Despite controversies, candidates for Port Allen mayor are confident about Saturday’s election

The four candidates vying for Port Allen mayor, all Democrats, are feeling confident about Saturday’s special election despite an investigation into alleged voter fraud and a counter-complaint that the investigation is causing voter intimidation.

Port Allen voters are being asked to return to the polls less than six months after they recalled former Mayor Demetric “Deedy” Slaughter 11 months into her first term in City Hall.

The controversial former mayor is back on Saturday’s ballot, trying to reclaim the office she felt unjustly ousted from.

The turnout, judging by early voting, should be high.

West Baton Rouge Parish Registrar of Voters Stacy Ryan said 36 percent of the city’s 4,035 registered voters cast their ballots during early voting, which ended Saturday.

There were 1,148 votes cast in person during early voting and, as of 4:30 p.m. Thursday, 297 votes delivered via mail-in ballot, Ryan said. The deadline to receive mail-in ballots is 4:30 p.m. Friday.

Ryan called it the second-highest early voter turnout in the city’s history, the highest being Slaughter’s recall election, she added.

The top two vote-getters likely will square off in a May 3 runoff should none of the four candidates get 50 percent plus one of the votes cast in the primary.

Slaughter said she’s returning to the race in hopes of finishing the term she was first elected to in November 2012.

“I have been on the campaign trail day to day knocking on doors,” Slaughter said. “I’ve just been telling my supporters, ‘Let’s complete the job that was started.’ A lot of them have realized all the false accusations that have been said about me. A lot of them realize those things are not true. I broke no laws, and they realize that.”

Slaughter again found herself the center of controversy this week when officials with the West Baton Rouge Parish Sheriff’s Office said members of her campaign team might be tied to possible voting fraud during early voting.

The Sheriff’s Office launched its probe last week after receiving hundreds of complaints that mail-in and faxed requests for early voting ballots did not match voter information on file with the Registrar of Voters Office.

On Wednesday, the Slaughter campaign fired back, with Slaughter’s attorney filing a complaint with the U.S. Justice Department seeking an investigation into alleged voter intimidation and suppression that her camp feels is connected to the Sheriff’s Office investigation.

The three other candidates in the race declined to comment on the voter fraud investigation or the voter intimidation complaint.

Candidate Richard Lee, a retired law enforcement officer, said he is focused on the positive. “I’m just hoping things go as planned; hopefully, we can win in the first primary,” he said.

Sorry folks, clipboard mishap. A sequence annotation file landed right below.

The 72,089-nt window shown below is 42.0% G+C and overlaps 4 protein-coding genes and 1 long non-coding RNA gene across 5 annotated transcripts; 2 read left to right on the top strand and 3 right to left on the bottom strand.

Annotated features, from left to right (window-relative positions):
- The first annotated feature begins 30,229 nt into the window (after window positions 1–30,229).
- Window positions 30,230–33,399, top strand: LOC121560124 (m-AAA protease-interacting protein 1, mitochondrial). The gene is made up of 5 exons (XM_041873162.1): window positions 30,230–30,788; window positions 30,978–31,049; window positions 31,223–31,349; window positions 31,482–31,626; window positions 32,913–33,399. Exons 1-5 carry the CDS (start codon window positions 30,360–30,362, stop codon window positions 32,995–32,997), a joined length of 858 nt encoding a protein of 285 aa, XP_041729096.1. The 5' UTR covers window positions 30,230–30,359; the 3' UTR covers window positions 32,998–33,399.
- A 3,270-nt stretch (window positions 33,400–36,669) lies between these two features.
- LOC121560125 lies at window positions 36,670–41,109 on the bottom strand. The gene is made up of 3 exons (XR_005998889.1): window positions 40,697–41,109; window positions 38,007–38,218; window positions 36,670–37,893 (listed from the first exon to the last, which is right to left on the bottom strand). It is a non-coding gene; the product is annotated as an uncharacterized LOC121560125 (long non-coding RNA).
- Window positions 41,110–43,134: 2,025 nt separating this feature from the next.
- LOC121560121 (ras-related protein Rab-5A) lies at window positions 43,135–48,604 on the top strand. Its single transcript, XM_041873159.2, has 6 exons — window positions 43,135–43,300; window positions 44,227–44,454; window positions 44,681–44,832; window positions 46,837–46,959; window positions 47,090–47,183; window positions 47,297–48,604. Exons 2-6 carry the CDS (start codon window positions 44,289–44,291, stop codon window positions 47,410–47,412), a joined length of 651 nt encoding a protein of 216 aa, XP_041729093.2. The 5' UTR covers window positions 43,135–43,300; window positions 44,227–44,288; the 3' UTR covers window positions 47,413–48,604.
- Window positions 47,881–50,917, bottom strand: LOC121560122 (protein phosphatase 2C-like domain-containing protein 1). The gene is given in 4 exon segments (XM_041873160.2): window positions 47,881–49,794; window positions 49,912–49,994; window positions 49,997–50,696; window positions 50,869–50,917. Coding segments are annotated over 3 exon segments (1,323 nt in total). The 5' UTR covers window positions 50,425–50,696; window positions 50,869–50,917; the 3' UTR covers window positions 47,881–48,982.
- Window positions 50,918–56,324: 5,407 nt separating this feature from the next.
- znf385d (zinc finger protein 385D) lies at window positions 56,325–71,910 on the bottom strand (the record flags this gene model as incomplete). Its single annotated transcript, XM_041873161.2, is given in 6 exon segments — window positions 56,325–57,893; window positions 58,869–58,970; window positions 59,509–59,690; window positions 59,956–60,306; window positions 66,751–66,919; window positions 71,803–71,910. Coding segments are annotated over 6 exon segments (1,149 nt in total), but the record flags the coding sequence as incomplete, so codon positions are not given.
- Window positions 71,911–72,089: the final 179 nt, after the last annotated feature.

Lee entered the race riding on the momentum of a nominating petition containing more than 200 signatures from the city’s registered voters who wanted to see him run for mayor.

Lee said his message to voters on the campaign trail has been one of unity.

“We have to bring people together so we can move forward,” he said. “And not just the community, but among the council members as well.”

Kirby Anderson, a retired teacher making his second attempt for the mayor’s seat, calls himself a “man of the people” who, if elected, has pledged to move the city forward through community networking and outreach programs for children.

“I realize I was running for mayor a long time while I was teaching at Port Allen High School,” Anderson said. “The people I taught there are now citizens of Port Allen. I can network with some of these people I know — some of which live in surrounding parishes — to continue to make the city grow.”

Businessman Larry Bell rounds out Saturday’s ballot. The Port Allen native also is running on a platform of community harmony.

But Bell had to spend a lot of his time on the campaign trail addressing his March 13 arrest on a count of mistreatment of animals, a charge that’s still pending.

According to previous reports, Bell had been issued multiple warnings about the undernourished appearance of one of his horses before he was taken into police custody.

Bell said the horse was undernourished when he purchased it several months ago and he had been trying to nurse it back to health.

“I’ve never mistreated an animal,” he said. “I have three other horses and they are doing fine. I’m sure (the arrest) might have swayed some votes but I still feel I have a chance.”